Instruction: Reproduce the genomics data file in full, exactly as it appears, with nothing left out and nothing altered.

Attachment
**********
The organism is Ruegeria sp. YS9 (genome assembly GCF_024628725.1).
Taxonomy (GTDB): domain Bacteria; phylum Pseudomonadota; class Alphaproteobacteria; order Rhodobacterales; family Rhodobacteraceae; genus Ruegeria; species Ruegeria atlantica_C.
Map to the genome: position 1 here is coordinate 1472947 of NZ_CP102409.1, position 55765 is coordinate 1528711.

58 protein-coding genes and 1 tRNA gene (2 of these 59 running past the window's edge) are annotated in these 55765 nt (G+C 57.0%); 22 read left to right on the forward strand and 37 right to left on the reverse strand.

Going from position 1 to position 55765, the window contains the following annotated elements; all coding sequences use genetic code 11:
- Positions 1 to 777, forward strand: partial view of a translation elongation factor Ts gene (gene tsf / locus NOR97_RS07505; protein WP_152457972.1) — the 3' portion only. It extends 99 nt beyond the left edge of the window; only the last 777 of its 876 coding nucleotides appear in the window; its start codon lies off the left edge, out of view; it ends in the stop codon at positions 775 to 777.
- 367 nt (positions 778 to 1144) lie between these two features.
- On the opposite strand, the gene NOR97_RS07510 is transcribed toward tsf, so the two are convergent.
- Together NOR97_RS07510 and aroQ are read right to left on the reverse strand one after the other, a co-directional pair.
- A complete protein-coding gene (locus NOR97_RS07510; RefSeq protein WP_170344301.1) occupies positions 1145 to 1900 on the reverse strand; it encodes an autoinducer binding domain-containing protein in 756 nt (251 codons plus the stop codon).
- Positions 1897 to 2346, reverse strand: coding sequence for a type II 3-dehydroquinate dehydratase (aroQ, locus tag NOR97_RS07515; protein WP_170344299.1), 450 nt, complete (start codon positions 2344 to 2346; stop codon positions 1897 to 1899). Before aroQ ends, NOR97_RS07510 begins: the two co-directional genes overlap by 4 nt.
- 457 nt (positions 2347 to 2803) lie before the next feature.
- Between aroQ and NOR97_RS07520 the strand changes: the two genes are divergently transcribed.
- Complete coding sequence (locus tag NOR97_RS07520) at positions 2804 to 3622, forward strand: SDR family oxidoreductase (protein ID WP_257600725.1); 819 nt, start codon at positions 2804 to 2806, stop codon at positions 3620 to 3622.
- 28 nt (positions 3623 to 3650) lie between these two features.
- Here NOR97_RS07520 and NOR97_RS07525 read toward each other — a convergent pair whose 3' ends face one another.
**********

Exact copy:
The organism is Ruegeria sp. YS9 (genome assembly GCF_024628725.1).
Taxonomy (GTDB): domain Bacteria; phylum Pseudomonadota; class Alphaproteobacteria; order Rhodobacterales; family Rhodobacteraceae; genus Ruegeria; species Ruegeria atlantica_C.
Map to the genome: position 1 here is coordinate 1472947 of NZ_CP102409.1, position 55765 is coordinate 1528711.

58 protein-coding genes and 1 tRNA gene (2 of these 59 running past the window's edge) are annotated in these 55765 nt (G+C 57.0%); 22 read left to right on the forward strand and 37 right to left on the reverse strand.

Going from position 1 to position 55765, the window contains the following annotated elements; all coding sequences use genetic code 11:
- Positions 1 to 777, forward strand: partial view of a translation elongation factor Ts gene (gene tsf / locus NOR97_RS07505; protein WP_152457972.1) — the 3' portion only. It extends 99 nt beyond the left edge of the window; only the last 777 of its 876 coding nucleotides appear in the window; its start codon lies off the left edge, out of view; it ends in the stop codon at positions 775 to 777.
- 367 nt (positions 778 to 1144) lie between these two features.
- On the opposite strand, the gene NOR97_RS07510 is transcribed toward tsf, so the two are convergent.
- Together NOR97_RS07510 and aroQ are read right to left on the reverse strand one after the other, a co-directional pair.
- A complete protein-coding gene (locus NOR97_RS07510; RefSeq protein WP_170344301.1) occupies positions 1145 to 1900 on the reverse strand; it encodes an autoinducer binding domain-containing protein in 756 nt (251 codons plus the stop codon).
- Positions 1897 to 2346, reverse strand: coding sequence for a type II 3-dehydroquinate dehydratase (aroQ, locus tag NOR97_RS07515; protein WP_170344299.1), 450 nt, complete (start codon positions 2344 to 2346; stop codon positions 1897 to 1899). Before aroQ ends, NOR97_RS07510 begins: the two co-directional genes overlap by 4 nt.
- 457 nt (positions 2347 to 2803) lie before the next feature.
- Between aroQ and NOR97_RS07520 the strand changes: the two genes are divergently transcribed.
- Complete coding sequence (locus tag NOR97_RS07520) at positions 2804 to 3622, forward strand: SDR family oxidoreductase (protein ID WP_257600725.1); 819 nt, start codon at positions 2804 to 2806, stop codon at positions 3620 to 3622.
- 28 nt (positions 3623 to 3650) lie between these two features.
- Here NOR97_RS07520 and NOR97_RS07525 read toward each other — a convergent pair whose 3' ends face one another.